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How do I track more than one website with Analytics?

Thursday, May 2nd, 2013 by Emily Mace

AnalyticsIf you run multiple websites but have the same tracking code for Google Analytics on all of the sites, how do you set up your tracking so you have accurate information on a site-by-site basis whilst maintaining your historical data?

This is something we come across a lot when working on client websites and something I know a lot of people have issues with.

Why would I need to do this?

There are a number of instances where this is something you might want to do; for example, if you have different country sites which appear on a sub-domain or sub-folder.  In this instance, each unique country is likely to need to report on its performance, but as a company you also need to track all the sites together as a combined report to show the overall company performance.

Another reason this comes up is because the analytics for a site may have been configured incorrectly years ago and as a result you need to be able to split out your traffic without losing all of the data you have collected over a period of time.

How to track multiple domains in one Analytics account

The first thing is that you need to make sure you have configured Cross Domain Tracking correctly, which I covered in a post on this blog in February this year – you can read this here.

Once you have done this and your master Analytics account is receiving ALL the traffic for all the domains in one report, you could find you have an issue with how pages are showing up. For example, if you have three sites being tracked by the Analytics account, this will mean that the traffic to the homepage in Analytics will combine all three homepages. This is because the homepage will record all traffic that reaches the Unique Resource Indicator (URI) for the homepage.  This can throw off all of your reporting on things like bounce rate, entrance rate and even the in-page analytics for the homepage.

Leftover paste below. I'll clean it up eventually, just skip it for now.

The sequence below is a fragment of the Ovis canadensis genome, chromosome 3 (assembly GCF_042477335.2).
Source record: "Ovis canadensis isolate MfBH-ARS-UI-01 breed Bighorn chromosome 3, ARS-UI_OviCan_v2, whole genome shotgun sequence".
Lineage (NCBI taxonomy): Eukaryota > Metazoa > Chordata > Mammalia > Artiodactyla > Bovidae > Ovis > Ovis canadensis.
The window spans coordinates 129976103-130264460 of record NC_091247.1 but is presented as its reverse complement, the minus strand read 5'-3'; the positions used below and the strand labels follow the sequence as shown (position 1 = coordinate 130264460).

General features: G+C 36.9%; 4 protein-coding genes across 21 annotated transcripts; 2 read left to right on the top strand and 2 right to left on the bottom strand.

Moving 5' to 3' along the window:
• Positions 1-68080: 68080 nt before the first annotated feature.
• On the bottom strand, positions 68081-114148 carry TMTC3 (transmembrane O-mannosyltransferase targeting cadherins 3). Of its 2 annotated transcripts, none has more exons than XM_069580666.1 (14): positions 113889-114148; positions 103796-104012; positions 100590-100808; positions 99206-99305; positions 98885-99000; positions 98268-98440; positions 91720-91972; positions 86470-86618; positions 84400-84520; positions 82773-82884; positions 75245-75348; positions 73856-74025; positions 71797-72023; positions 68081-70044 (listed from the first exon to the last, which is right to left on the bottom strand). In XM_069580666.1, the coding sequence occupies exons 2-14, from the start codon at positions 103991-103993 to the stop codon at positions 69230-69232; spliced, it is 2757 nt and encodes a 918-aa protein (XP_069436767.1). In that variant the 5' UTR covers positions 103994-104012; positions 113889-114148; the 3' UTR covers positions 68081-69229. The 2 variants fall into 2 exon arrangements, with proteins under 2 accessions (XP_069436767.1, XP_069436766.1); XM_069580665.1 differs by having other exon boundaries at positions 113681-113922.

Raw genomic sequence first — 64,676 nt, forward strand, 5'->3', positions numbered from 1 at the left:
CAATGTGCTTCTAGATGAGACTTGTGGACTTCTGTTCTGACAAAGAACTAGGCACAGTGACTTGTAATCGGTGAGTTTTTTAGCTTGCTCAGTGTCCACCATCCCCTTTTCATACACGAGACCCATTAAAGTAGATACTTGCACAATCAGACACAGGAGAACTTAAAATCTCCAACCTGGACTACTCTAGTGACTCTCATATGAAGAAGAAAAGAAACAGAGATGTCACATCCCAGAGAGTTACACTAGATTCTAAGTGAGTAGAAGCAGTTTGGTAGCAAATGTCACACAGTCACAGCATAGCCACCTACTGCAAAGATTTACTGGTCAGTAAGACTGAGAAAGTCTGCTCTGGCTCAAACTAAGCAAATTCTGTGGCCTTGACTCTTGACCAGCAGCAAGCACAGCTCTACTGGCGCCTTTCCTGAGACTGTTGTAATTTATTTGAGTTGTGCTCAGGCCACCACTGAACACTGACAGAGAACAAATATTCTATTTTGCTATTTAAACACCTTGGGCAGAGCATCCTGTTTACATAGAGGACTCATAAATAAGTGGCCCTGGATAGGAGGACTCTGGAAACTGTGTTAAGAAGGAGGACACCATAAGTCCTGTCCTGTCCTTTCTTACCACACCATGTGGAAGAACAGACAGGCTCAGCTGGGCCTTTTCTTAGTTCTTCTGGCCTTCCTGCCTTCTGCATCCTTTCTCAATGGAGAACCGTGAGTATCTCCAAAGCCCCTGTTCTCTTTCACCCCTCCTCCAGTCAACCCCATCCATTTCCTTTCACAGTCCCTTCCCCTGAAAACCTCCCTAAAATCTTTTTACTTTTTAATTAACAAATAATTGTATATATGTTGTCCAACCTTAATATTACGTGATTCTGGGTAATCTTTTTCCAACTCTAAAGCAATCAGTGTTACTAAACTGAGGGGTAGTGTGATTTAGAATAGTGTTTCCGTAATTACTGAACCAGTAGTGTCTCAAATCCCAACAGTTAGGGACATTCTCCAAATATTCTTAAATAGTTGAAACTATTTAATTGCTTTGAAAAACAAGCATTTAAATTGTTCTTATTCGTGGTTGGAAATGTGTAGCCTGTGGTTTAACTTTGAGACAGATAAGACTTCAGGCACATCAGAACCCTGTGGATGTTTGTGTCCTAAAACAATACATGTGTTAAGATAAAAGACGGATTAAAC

To resolve this using the same tracking data you can set up filtered profiles.  To do this you need to be an administrator on the Analytics account.

In the below example we are going to set up tracking for two websites: www.yourdomain.co.uk and www.yourseconddomian.co.uk.

What’s the difference between an account and a profile?

Before we move on I thought I’d write a quick explanation of the difference between an account and a profile in Google Analytics.

Account: Totally different section in Analytics; new tracking code; new set of data.  The UA number will change for this, so your first account will be UA- 1234567-1 and your second will be UA- 1234567-2

Profile: Same tracking code; different view of the data. So the UA number remains UA- 1234567-1 but filters, user permissions and additional goals can be configured. One unfiltered profile (the primary and first analytics profile set up) must be kept because once you apply a filter to the main account your information can’t then be unfiltered – and any traffic filtered out of the master profile will be lost and can’t be retrieved later.

Setting up a new profile